In this month’s column, certified hypnotherapist and critical care nurse Sam Grainger discusses the impact of negative gossip in the workplace – and what you can do to stop it
I am pretty sure we have all been guilty of taking part in a good old gossip: “Have you heard….” or “What do you think of…”. It can make you feel you are part of a group, being invited into this sharing of information about someone else. There is even evidence to suggest that gossip can be positive as it allows the building of relationships in the workplace. I am guessing if someone asked you what you thought of gossip, you would say it’s wrong, you wouldn’t get involved or partake in the spreading of rumours. Are you sure?
“Everyone gossips”, according to Cornelia H Dudley Professor of Psychology, at Knox College in the US. And research by the University of California found that the average person spends 58 minutes a day gossiping. That’s quite a lot if you add it up over time.
Gossip is defined as talking about someone who is not present, it’s often used to entertain and if it is neutral, it causes no harm. However, we all know somebody starts a story – maybe true-maybe not, and then as it spreads each person adds their own “thread” to the story and so it continues until it becomes a completely different story.
So, what is the impact of “negative” gossip on an individual’s wellbeing? Negative gossip is a form of bullying. The person who is the subject of the gossip is unable to challenge the story. It can damage their reputation and have an effect on their mental health. In its extreme form the damage caused by gossip is difficult to undo. This type of toxic environment leads to hostile relationships in the work environment.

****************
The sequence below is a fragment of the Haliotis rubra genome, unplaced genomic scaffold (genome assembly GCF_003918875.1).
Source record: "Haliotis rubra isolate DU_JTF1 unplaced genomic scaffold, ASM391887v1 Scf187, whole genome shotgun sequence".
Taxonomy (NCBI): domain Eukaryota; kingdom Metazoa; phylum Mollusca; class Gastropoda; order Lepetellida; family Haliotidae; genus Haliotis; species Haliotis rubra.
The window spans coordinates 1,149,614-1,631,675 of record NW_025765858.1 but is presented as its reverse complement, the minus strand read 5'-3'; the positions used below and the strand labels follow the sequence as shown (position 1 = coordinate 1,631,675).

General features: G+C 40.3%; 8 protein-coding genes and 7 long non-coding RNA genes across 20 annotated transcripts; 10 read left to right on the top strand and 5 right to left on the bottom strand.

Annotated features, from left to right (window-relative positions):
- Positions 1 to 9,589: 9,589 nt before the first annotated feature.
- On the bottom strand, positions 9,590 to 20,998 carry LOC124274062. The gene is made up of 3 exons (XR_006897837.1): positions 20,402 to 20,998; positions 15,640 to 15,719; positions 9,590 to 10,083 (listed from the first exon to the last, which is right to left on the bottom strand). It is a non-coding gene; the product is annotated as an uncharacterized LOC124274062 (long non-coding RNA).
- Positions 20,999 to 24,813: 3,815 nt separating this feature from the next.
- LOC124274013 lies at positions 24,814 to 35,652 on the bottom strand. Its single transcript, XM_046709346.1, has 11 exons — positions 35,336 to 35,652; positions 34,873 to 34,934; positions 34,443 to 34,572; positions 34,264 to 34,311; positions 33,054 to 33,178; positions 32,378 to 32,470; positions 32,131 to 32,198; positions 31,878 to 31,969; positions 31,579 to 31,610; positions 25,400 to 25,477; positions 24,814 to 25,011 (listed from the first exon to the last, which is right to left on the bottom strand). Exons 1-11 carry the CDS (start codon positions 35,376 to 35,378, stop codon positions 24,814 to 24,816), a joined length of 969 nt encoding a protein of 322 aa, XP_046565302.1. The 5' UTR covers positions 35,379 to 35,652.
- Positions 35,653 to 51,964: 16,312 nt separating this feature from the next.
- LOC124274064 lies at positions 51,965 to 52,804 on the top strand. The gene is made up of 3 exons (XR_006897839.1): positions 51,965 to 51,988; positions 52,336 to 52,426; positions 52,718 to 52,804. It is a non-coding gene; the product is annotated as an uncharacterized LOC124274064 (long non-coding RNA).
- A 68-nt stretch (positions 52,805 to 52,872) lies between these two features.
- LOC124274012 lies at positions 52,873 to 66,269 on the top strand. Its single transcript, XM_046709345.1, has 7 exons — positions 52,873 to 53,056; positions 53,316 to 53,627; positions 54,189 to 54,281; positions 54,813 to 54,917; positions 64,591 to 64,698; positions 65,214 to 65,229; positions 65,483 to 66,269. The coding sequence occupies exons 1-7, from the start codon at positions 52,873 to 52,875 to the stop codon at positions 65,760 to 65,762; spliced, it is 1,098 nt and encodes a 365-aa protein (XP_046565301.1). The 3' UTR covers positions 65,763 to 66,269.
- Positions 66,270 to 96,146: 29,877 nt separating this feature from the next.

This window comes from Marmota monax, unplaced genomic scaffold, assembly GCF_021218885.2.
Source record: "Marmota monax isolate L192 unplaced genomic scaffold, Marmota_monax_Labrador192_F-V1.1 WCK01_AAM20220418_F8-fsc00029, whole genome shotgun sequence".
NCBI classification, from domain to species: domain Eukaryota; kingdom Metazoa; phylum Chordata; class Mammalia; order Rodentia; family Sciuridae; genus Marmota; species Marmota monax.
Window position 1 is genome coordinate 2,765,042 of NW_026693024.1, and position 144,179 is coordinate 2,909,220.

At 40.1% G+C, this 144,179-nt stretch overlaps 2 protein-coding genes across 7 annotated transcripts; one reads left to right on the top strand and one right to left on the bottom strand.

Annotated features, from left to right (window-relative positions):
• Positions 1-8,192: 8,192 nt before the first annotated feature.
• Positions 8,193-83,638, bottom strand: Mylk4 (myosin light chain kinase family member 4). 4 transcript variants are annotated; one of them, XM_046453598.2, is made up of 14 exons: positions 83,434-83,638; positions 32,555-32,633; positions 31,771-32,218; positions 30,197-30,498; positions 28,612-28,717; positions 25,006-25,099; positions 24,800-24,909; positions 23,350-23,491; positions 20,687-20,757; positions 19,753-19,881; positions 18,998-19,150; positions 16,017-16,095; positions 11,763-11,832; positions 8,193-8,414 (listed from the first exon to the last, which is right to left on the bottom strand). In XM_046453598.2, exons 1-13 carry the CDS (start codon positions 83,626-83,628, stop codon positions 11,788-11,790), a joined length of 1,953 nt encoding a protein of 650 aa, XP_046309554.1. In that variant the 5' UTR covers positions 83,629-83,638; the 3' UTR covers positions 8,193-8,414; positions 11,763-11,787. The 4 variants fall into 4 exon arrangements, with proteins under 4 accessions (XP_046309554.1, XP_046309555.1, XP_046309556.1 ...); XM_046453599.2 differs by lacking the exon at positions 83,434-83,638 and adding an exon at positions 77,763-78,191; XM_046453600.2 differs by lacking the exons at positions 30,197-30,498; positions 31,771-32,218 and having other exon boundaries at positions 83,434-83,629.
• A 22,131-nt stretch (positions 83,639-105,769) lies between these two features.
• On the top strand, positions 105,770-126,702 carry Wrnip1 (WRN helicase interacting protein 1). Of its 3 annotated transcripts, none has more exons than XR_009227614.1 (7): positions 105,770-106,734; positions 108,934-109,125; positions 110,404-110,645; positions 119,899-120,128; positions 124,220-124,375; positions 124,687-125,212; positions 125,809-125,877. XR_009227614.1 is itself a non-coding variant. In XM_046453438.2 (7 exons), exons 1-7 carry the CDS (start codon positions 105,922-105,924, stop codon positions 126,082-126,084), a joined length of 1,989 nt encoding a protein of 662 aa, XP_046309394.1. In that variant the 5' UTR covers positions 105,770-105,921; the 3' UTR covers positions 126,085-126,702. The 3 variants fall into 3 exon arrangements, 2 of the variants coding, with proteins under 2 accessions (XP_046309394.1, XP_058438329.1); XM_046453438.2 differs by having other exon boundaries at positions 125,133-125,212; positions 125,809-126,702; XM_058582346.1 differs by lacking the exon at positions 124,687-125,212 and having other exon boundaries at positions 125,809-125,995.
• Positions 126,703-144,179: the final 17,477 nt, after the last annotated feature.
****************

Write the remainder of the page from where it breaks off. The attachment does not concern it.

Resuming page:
Let’s look at an example: “Did you hear Alice is having a baby” is harmless, providing this is information that can be shared, and you have not been asked to keep it to yourself; but “Did you hear Alice is having a baby” – “I know and have you heard who the father is” is malicious gossip or tittle tattle.
How can you identify negative gossip?
- There is a negative tone to the conversation, and it can appear nasty.
- The gossiper seems to take pleasure in the suffering or misfortune of someone else.
- You would not want to discuss what you had heard with the person discussed.
What is the impact of negative gossip?
- It can damage workplace relationships. Would you trust that the person spreading the rumours is not gossiping about you? The person who is the target of the gossip when they find out they will lose trust in their colleagues. They have identified themselves as untrustworthy. This affects the overall work environment- Trust is what builds a positive work environment.
- It lowers morale. Individuals can feel vulnerable in a negative environment. They may feel stress and anxiety arises from working in this toxic environment. This can affect sickness and cause a high turnover of staff.
- It hurts feelings and reputations. This can be very damaging to a person’s reputation and once an opinion sticks it’s very difficult to change that opinion whether it is true or not. This in its extreme form can lead to a decline in mental health, depression, and anxiety.
What part can you play in stopping the gossip?
- Imagine yourself in the other person’s shoes. How would you feel if it where you?
- Don’t listen to gossip – if you hear someone spreading gossip challenge them or move away from the area.
- Make your own judgement about people – rather than listen to others.
- Stay away from those who gossip. If they gossip about others, you can be sure they will gossip about you.
- Be kind.
“Great minds discuss ideas, average minds discuss events, weak minds discuss people” – Socrates
“Often those that criticise others reveal what he himself lacks” – Shannon L Alger